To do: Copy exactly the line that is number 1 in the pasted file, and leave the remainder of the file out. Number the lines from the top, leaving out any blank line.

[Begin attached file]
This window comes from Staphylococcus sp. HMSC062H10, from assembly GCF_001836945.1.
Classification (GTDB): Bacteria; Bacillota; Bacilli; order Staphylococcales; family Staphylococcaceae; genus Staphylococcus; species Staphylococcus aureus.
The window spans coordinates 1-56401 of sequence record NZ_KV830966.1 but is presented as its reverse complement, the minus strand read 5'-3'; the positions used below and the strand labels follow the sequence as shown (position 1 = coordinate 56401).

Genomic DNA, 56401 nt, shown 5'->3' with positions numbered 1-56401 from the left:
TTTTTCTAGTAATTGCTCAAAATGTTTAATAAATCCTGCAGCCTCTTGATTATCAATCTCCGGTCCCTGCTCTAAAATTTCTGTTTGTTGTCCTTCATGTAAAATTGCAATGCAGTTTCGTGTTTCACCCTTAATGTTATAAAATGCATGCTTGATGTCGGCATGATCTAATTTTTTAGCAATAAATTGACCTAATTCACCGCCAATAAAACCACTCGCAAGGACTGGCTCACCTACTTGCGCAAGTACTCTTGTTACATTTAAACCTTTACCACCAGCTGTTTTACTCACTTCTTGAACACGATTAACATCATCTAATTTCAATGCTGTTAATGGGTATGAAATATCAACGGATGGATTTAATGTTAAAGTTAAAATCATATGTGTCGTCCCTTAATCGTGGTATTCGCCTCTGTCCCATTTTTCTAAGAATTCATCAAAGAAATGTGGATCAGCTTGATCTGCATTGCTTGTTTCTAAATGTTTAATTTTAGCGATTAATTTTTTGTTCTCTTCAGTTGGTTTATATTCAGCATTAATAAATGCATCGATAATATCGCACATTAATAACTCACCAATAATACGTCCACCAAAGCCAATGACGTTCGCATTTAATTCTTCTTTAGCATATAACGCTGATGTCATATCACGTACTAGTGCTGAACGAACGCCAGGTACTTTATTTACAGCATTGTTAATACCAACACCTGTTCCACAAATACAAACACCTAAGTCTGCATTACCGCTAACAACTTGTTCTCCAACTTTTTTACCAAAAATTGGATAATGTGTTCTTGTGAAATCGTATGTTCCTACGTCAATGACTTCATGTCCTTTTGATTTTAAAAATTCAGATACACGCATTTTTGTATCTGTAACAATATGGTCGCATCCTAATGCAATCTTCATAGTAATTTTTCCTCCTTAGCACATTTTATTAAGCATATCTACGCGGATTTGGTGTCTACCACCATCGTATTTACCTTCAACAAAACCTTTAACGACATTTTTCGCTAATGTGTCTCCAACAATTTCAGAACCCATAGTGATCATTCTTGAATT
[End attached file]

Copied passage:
This window comes from Staphylococcus sp. HMSC062H10, from assembly GCF_001836945.1.